It takes a very long time to get anywhere though. Once woodcutters have been set up next to forests and masons are quarrying away, there’s not a lot to do while waiting for the stockpile to fill. And when it does, the next step is often to build more resource-gatherers and then to wait while the stockpile fills again. Eventually, yes, it is possible to build an impressive castle, but Free Build mode is severely limited in both choice of maps and the size of those maps, and the campaigns (economic and military) both feel like extended tutorials for far too long.

The speed of the game is off-putting to the extent that I’m still looking for a fast forward button. It must be hidden somewhere. Why would I want to spend half an hour watching little men traverse a barren landscape, back and forth to a stockpile carrying their goods of choice? I wouldn’t. Let me hurry them on their way or throw something interesting at me in the interim. As it turns out, not much happens except for an occasional bear or wolf attack.

That involves an animal moving slowly across the barren terrain, killing peasants until the military respond and chase him down, strolling behind for a matter of minutes. The other regular interruption is the rain, which makes everyone miserable. In that sense, playing Stronghold 3 is a lot like living in Manchester. A dreary existence occasionally interrupted by bleak downpours. Sometimes apples will be blighted or disease will spread among livestock. Livestock, in my mind, includes peasants, the diseased little blighters.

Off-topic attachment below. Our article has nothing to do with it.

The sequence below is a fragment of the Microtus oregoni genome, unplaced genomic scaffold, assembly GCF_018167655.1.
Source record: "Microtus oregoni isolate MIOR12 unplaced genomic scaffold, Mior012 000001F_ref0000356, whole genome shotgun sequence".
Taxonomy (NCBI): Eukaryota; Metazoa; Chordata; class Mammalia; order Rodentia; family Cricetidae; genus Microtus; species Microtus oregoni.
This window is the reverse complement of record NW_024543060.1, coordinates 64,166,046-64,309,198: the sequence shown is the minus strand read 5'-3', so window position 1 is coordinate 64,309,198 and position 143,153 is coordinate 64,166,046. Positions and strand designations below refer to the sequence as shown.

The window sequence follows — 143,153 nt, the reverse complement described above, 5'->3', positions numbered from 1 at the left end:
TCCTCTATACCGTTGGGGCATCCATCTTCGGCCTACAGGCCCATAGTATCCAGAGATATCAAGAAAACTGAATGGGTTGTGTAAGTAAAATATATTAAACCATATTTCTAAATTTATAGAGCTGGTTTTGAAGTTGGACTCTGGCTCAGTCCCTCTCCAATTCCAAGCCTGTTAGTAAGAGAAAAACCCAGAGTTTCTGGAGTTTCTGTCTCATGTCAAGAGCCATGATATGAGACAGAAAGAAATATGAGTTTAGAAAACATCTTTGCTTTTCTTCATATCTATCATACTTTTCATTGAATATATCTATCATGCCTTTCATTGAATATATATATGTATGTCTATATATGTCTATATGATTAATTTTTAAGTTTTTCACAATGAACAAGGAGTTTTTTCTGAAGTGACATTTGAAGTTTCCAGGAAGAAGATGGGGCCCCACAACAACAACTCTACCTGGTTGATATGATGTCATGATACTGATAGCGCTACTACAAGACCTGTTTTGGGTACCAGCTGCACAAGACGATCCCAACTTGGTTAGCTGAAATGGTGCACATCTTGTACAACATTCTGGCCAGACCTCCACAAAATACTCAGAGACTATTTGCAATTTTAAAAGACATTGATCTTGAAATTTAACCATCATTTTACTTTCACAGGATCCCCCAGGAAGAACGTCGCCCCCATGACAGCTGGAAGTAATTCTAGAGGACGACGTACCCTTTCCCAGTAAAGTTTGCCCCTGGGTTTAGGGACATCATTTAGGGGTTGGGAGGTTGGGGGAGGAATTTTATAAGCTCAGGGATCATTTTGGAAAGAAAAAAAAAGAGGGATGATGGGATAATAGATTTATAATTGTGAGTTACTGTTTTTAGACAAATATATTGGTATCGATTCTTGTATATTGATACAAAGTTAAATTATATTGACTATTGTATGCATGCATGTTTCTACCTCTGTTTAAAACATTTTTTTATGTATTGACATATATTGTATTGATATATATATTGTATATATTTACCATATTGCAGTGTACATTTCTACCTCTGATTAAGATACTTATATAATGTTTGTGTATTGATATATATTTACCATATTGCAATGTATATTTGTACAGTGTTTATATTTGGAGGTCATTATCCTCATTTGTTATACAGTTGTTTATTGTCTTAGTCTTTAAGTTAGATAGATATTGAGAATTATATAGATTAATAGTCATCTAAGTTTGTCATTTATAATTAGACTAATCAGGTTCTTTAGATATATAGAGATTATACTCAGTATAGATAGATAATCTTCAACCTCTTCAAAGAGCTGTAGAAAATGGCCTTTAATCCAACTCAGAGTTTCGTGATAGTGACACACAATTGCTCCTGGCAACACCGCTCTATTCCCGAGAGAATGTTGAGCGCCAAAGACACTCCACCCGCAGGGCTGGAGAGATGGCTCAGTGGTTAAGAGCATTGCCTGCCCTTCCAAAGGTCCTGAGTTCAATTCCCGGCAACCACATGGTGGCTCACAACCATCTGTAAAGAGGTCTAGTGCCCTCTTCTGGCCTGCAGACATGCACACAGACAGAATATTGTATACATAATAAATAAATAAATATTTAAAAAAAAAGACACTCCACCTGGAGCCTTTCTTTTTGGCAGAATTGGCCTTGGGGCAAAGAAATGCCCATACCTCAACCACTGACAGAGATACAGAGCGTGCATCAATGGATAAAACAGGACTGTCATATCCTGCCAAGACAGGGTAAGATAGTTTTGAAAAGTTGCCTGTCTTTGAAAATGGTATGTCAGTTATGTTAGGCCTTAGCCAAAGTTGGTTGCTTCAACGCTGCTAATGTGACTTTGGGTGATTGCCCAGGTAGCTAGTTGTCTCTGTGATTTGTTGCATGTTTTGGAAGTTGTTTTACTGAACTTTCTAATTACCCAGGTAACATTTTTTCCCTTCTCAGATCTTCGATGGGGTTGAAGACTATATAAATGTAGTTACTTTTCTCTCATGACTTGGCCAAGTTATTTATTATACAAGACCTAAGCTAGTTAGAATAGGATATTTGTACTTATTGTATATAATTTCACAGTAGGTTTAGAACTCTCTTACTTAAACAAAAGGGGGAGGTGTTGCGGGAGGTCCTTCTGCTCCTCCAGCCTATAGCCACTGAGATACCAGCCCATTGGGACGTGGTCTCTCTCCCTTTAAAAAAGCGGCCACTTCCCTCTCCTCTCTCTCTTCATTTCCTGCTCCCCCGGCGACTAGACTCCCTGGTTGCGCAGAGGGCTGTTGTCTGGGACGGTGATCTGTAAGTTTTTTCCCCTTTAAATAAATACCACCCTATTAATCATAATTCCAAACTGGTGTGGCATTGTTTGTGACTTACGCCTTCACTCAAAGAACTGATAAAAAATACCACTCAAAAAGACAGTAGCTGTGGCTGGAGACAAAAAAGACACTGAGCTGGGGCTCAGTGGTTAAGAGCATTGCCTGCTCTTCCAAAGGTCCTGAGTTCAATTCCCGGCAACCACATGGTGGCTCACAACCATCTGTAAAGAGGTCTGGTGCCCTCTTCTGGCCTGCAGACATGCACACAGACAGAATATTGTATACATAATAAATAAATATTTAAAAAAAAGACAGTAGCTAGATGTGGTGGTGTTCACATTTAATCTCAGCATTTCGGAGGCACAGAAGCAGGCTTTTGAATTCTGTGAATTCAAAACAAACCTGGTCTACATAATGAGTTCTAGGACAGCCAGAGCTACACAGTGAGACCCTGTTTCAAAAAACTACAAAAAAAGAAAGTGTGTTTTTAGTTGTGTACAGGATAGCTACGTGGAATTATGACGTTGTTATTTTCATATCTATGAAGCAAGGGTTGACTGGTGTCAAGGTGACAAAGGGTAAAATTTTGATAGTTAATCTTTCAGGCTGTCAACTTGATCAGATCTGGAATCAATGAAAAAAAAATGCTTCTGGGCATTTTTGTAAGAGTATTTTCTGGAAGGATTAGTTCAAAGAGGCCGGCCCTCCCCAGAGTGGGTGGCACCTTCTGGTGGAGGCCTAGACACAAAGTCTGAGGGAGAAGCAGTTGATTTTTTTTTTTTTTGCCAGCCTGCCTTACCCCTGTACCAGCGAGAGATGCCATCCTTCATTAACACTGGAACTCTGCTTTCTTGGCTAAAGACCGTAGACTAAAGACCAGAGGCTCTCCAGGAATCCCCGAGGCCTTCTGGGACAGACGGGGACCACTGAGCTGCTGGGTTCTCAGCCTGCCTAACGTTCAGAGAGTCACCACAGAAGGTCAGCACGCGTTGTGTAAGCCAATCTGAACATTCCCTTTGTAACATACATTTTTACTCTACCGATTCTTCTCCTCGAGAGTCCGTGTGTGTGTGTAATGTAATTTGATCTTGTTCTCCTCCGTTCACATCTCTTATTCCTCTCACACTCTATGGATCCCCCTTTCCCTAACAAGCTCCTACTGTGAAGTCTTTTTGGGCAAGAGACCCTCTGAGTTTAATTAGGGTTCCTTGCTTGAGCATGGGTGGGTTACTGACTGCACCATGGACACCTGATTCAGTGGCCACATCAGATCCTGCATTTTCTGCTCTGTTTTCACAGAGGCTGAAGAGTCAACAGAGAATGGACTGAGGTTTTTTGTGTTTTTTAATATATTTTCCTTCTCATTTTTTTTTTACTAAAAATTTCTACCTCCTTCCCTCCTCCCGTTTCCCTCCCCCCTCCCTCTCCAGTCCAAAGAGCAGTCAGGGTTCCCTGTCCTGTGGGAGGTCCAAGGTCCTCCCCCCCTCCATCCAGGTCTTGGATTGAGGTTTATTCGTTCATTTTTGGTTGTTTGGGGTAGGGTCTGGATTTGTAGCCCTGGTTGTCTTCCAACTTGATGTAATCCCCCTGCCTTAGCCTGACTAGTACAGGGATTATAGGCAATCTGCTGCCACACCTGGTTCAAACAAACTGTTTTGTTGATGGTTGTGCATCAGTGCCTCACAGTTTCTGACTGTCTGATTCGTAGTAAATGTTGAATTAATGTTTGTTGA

Run out of food, because of poor planning or because of shortages caused by seemingly random events, and people become hungry, which makes them unhappy, which slows down the rate at which new peasants become available, which makes everything grind to a halt for a while. As should be clear, slowing things down even more is not a good thing.

Maybe I’d be more inclined to slog through the necessary evil of feeding Trevor Bumwhistle and his ilk if there was something rewarding at the end of it, but the actual construction of castles isn’t the thrill I was hoping for. Partly, that’s tied back to the fact that it takes so much stone to make anything impressive. Without that elusive fast forward button, it could be not-actually-literally years of real time before you can indulge your Medieval McCloud and even then maps are often so cramped that you’ll end up with a protective wall rather than a castle. Maybe a castle is little more than a series of protective walls? No. It’s not. It’s a chunky, awe-inspiring piece of architecture, the very stone of which commands men to kneel before it.